Maiden Fine Plants & Spirits, 1216 6th Av, FW. 817-953-8327. 5-10pm Wed-Fri, 11am-2pm, 5pm-10pm Sat.
Amy McNutt’s first venture operating a vegan food restaurant in Fort Worth started with husband James M. Johnston two decades ago. Spiral Diner was one of the first “new” places on West Magnolia Avenue. Back then, before the massive gentrification of the surrounding Fairmount neighborhood and Near Southside in general and the outcropping of all the bars, back before Blue Zones plant-slant cooking and Keto and Whole 30, Spiral was both a novelty and a staple. My memories of early Magnolia include pancakes and nachos from Spiral. I remember finding the food at Spiral tasty but heavy, because vegan interpretations of stick-to-your-ribs comfort food are essentially still comfort food.
Spiral’s initial success led to other Spirals in Dallas in 2008 and Denton in 2017. The Dallas restaurant closed last year, but a new Spiral will soon plant itself in Arlington. The proposed location is relatively close to UTA and both sports stadiums, ensconced in neighborhoods full of pizza, wings, burgers, and ’cue.
In a phone interview, McNutt said her team was kicking around a fine dining concept since before 2020. She waxed enthusiastic about a menu that would change seasonally with the spring and fall solstices. In early summer, her team gambled that an eight-course, prix fixe, chef-driven menu could be more than just a novelty. Maiden Fine Plants & Spirits, a 40-seat restaurant just down the street from Spiral, opened for the kind of slow-paced fine dining that isn’t common in Fort Worth.
McNutt came out firing. The eight courses include a consommé, salads, main dish (usually pasta- or potato-based), and dessert. The $150 per-guest price tag was a shock to some, as was the two- to three-hour timeframe. The immediate discussion turned, perhaps predictably, to how unwilling local diners might be to fork over what might be half a mortgage payment for dinner for four, even if it’s gloriously curated, white-tablecloth dining.
The eight courses, billed as “an immersive and indulgent dining experience showcasing our chefs’ creativity,” require a fairly intensive three-hour time commitment. And there are no substitutions, unless someone at the table has an allergy.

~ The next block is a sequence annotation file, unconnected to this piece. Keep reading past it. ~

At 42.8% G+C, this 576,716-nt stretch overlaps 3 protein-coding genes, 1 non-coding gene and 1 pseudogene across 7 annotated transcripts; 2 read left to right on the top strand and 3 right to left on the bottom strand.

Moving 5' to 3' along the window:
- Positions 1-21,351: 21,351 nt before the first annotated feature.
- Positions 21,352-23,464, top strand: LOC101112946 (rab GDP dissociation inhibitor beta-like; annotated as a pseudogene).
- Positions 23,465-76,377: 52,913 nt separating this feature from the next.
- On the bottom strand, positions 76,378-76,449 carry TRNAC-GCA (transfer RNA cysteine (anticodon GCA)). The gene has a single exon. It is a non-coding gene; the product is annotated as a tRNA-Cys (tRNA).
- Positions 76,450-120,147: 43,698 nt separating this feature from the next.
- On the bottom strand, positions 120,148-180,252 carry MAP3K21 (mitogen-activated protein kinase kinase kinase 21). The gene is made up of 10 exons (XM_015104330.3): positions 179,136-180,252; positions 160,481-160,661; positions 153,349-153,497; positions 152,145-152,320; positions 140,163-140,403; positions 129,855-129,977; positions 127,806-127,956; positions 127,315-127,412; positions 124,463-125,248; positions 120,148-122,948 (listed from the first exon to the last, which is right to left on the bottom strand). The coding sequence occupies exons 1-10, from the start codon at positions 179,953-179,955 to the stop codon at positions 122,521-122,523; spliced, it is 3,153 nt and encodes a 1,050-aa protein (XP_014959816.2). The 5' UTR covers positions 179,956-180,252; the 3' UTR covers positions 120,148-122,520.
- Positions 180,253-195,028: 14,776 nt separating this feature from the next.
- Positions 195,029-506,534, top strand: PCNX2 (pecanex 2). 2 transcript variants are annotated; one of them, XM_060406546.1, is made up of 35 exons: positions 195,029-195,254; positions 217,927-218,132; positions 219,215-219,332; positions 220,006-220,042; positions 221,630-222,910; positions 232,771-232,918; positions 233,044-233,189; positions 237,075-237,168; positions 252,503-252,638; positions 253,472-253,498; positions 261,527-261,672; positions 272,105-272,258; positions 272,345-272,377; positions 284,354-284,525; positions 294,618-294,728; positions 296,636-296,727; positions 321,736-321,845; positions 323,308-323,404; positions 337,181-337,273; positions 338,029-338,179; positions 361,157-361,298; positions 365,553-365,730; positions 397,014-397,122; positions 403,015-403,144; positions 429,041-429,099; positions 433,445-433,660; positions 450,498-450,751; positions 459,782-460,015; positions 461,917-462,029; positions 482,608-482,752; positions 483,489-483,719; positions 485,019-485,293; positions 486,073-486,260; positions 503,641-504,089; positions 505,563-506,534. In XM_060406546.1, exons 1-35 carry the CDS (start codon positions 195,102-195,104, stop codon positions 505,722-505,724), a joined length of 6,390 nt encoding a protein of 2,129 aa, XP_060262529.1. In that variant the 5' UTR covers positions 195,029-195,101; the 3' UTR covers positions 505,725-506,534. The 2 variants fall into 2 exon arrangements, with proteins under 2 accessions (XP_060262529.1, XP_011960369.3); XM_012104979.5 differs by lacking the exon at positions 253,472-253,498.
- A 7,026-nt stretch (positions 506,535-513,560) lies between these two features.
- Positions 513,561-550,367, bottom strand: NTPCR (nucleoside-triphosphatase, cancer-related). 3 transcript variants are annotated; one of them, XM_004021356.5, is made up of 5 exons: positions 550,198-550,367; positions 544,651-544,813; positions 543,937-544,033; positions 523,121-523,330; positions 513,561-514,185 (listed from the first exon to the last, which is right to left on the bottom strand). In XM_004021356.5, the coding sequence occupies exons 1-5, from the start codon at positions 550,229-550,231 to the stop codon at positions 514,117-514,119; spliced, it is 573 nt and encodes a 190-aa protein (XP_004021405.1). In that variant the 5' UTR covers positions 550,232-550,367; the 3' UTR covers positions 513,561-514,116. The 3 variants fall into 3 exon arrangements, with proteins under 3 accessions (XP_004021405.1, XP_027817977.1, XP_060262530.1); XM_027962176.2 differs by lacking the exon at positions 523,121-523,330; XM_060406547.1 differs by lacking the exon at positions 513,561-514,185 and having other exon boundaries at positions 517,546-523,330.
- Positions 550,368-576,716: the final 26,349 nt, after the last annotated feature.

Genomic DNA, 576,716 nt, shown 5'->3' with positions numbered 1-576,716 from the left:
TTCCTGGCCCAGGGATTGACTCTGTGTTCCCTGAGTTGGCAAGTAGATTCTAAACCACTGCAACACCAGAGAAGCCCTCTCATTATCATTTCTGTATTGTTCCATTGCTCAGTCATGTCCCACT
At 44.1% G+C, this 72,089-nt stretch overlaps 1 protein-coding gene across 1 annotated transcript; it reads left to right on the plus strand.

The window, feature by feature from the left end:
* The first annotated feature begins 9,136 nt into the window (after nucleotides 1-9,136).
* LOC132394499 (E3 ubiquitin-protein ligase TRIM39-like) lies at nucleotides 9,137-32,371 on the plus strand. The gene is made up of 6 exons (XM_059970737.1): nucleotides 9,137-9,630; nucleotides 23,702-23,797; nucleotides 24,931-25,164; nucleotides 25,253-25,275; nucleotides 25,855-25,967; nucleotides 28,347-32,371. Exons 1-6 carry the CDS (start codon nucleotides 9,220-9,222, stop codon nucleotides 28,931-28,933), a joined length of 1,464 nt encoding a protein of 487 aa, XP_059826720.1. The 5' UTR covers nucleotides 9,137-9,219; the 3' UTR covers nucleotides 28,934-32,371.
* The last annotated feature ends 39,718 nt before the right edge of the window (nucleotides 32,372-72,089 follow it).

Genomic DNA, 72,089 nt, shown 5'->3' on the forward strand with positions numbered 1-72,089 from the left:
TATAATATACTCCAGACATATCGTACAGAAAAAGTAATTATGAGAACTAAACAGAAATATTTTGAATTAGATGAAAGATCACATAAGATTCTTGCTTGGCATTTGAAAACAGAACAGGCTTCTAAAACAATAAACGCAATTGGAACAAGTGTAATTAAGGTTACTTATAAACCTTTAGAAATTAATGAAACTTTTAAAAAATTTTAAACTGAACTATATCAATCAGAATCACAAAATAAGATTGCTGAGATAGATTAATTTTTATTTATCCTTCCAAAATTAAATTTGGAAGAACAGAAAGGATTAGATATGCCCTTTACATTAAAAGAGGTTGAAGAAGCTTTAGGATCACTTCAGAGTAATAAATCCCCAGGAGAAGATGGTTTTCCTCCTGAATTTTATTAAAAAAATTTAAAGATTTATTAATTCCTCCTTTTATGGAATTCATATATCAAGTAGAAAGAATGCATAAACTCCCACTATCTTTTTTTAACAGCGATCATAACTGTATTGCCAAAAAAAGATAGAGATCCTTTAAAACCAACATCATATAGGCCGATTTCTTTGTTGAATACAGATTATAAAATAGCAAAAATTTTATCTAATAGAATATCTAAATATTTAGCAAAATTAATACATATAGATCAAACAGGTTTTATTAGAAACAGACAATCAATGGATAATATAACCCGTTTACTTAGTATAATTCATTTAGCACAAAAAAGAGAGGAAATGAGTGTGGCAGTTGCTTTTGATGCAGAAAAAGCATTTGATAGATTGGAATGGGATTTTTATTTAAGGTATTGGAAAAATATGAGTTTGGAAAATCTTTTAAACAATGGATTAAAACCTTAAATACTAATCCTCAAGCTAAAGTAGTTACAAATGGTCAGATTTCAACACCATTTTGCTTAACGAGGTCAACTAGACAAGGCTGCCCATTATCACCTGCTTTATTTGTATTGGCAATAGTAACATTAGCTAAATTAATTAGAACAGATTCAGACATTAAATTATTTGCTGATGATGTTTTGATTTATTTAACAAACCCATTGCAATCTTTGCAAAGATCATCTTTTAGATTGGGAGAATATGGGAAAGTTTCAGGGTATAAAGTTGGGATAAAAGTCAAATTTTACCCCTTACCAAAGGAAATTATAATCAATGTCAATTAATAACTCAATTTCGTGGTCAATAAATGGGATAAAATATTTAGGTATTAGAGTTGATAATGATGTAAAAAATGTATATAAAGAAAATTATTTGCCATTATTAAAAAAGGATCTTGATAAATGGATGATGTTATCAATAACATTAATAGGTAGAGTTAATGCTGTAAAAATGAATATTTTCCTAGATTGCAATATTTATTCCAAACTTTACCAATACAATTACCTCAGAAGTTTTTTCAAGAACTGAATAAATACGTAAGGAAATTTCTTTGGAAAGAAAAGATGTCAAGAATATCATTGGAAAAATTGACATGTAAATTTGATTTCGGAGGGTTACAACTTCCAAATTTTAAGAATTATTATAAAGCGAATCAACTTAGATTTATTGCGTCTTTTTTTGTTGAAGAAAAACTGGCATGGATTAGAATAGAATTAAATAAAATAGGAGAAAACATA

“All you have to decide is what you want to drink,” McNutt said.
Other restaurants offering prix fixe multi-course meals or tapas for dinner have tried — and failed — in town. I miss Le Cep, with its cuisine modern approach to four courses of French cooking. Specifically, I mourn the luxury of a cheese cart rolling up tableside. In 2013, we were in love with the Spanish tapas of Sera, but it turns out that tapas, like love, was fleeting. And the stalwart izakaya Shinjuku Station, serving plates bigger than appetizers but smaller than entrées since 2011, closed earlier this year.
Additional discussion abounds in the foodie community about portion size. Perhaps because we’re used to equating fine dining with meat and two sides, the idea of plant-based cuisine seems to have some people questioning. McNutt calls this “the difference between an all-you-can-eat buffet and quality fine food.” And since the entrée is usually a pasta dish, McNutt says that most of her diners find that there’s plenty of food and even enough to take home for snacks later.
In August, McNutt expanded to offering a four-course meal for $90 — it’s the same idea, just less of it, with faster service. And now there’s time for tea on the weekends, which McNutt describes as “so much fun.” She offers a fairly authentic three-tiered display of savories and sweets along with unlimited pots of tea. Having sampled some of the tea treats, the savories are on par with what you’d find at a proper tea anywhere. There’s a chickpea salad that tastes remarkably like tuna salad and a sunflower butter on really tasty sourdough bread. For the sweets on the tiered tray, the densely lovely chocolate and lavender scone was a real surprise. Shortcake, petit fours, meringues, fresh fruit, and dainty cucumber sandwiches complete the tea menu.
The evening fine dining and weekend tea service is by reservation. There may be a table or two open, but McNutt said that’s a rarity of a weekend. I encourage doubters to belly up to the bar at Maiden, where no reservation’s needed, for a drink and a few small plates. I brought my vegan buddy to Maiden to enjoy the cheese plate with seasonal accompaniments and gluten-free toasts upon request. We both loved the cheeses, and I was surprised at how tasty the nut-based products are. We also sampled the parsnip fries, which were a little chalky, despite a spicy chile aioli. Other choices include grilled artichokes, an olive oil cake, and tempura leeks, although the menu will change frequently.
The cocktail menu is sturdy, with some interesting wines, classic cocktails, and zero-proof mocktails if you desire. The Olive the Things martini, with house-stuffed vegan blue cheese olives, was the best martini I’ve had in a long time.
Four months in, McNutt and company are succeeding with evening service four days a week. At the time of this writing, reservation times abound for all slots this week. Spiral Diner showed cynics that plant-based cuisine has a place in Cowtown. Perhaps Maiden will demonstrate that we’re ready for plant-based fine dining.
Maiden Fine Plants & Spirits
Eight-course prix fixe experience $150
Cheese plate $18
Parsnip fries w/aioli $5
Olive the Things martini $18